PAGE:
We highlight some of the key points relating to liability for CIL and some particular provisions of the CIL regulations and the DCLG Consultation published in April 2013 (the “DCLG Consultation”) which are relevant to landowners, developers and promoters of land for residential development.
CIL will be payable on “chargeable development” that is consented by planning permission. Chargeable development is very wide and includes any works in the creation of a new building, or any works done to an existing building.
Development that is not a “building” will not be chargeable to CIL. Therefore, a development such as a golf course or marina would not in itself trigger CIL, however any buildings associated with that development (for example a club house or an office) may be liable to pay CIL.
The liability for CIL is calculated at the time planning permission “first permits development” by multiplying the chargeable net floor area by the relevant CIL rate, set out in the relevant adopted charging schedule, plus indexation.
If there are existing buildings on the site which have been in lawful use for a continuous period of at least six months in the last 12 month period preceding the grant of consent (or final approval of all reserved matters) then whether that building is either being demolished or retained, the area of development chargeable to CIL will be reduced by the gross internal area of that existing building
From 30 May 2013 premises in use class B1(a) office use can change to C3 residential use (subject to prior approval covering flooding, highways/ transport issues and contamination) without requiring planning permission, under permitted development rights.
Permitted developments are liable for CIL in the same way as development permitted by planning permission. Usually however, a simple change of use will not trigger CIL, as no new buildings are being created. However existing floorspace may only be used to offset the CIL liability where it has been in continuous lawful use for at least six months in the 12 months. So if the office building has not been in a lawful use for at least 6 months in the last 12 months and the use changes to residential, CIL could be triggered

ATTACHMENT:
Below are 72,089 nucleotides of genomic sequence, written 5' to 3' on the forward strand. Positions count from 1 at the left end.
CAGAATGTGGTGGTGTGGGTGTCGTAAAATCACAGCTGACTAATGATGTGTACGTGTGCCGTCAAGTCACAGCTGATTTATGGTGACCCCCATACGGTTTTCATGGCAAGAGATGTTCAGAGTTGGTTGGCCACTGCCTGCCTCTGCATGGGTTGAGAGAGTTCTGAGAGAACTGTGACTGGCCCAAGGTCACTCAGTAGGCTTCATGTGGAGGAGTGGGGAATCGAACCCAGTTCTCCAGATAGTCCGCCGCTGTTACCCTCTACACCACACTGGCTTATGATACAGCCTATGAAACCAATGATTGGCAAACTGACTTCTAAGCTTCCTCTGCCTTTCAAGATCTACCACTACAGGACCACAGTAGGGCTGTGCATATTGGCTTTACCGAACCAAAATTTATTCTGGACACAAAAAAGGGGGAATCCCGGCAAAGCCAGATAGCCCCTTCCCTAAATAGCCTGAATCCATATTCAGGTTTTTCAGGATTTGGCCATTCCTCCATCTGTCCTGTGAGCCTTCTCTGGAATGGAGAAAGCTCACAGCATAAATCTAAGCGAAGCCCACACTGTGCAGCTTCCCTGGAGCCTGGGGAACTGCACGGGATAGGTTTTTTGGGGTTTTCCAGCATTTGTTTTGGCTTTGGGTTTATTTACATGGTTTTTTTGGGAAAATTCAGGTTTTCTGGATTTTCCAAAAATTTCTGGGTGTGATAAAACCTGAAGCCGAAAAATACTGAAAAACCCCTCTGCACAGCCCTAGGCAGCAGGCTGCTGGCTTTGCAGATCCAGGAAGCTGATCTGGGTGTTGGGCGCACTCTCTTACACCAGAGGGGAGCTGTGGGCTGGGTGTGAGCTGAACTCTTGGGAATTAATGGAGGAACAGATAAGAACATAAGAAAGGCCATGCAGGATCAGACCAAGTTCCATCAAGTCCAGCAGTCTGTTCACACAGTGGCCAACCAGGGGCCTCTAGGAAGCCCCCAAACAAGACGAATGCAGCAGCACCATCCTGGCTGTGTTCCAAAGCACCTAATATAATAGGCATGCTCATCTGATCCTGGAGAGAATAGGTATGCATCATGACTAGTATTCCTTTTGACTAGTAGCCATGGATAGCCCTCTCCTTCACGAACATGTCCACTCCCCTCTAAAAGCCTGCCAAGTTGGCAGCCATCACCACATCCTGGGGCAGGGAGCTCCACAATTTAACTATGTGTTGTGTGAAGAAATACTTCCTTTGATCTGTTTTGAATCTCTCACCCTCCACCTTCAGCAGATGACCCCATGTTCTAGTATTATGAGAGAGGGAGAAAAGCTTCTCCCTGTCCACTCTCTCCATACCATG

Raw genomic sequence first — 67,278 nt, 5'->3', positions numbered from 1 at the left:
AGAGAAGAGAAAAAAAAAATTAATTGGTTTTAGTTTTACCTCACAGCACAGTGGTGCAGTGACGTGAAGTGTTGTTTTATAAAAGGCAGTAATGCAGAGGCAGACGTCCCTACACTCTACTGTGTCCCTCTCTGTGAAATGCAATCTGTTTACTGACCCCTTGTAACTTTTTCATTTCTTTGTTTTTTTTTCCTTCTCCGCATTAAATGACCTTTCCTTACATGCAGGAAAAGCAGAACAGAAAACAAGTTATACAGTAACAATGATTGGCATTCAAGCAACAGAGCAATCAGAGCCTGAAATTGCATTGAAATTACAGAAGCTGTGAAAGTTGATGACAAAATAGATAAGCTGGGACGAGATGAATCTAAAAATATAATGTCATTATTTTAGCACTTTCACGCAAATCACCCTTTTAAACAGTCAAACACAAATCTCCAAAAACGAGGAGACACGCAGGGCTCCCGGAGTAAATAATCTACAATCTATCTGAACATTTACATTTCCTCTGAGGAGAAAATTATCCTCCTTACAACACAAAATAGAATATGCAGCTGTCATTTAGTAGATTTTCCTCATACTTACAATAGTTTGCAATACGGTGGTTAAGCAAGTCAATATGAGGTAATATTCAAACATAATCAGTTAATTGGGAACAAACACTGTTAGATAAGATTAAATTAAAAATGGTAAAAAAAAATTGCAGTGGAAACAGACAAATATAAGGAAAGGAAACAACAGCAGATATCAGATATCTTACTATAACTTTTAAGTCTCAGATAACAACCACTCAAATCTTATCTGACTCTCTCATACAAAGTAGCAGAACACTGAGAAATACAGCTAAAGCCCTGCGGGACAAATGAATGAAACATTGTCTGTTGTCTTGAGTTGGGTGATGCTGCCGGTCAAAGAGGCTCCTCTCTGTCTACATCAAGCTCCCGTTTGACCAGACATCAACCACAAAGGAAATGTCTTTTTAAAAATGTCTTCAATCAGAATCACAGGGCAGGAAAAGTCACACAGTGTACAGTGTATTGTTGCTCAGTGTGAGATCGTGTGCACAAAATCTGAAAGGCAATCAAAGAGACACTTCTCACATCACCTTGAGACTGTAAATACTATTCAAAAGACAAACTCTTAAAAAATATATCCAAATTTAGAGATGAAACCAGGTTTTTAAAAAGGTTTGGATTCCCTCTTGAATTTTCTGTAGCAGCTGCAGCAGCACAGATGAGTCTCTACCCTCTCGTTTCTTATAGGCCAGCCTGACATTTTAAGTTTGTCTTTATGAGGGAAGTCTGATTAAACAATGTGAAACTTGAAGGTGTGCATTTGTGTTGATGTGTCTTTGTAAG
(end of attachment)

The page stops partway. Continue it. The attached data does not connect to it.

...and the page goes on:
The person liable to pay CIL is the person who “assumes liability”. Liability is assumed by submitting an “assumption of liability notice” to the collecting authority. Liability can be assumed by a number of parties who will each be held jointly and severally liable.
Assumed liability can be withdrawn at any time before development commences, and transferred to another person after commencement of development but before the sixty day payment window has expired.
Where no-one assumes liability, liability for CIL will be apportioned between those persons having a material interest in the land at the commencement of the development. A material interest is either a freehold estate, or a leasehold estate for a term which expires more than seven years after the day on which planning permission is granted.
Therefore the effect of the CIL Regulations 2010 is that liability in default for CIL will run with the ownership of the land. Where land changes hands, the liability will rest with the new landowner.
Liability to pay CIL arises on the first commencement of development of a chargeable development.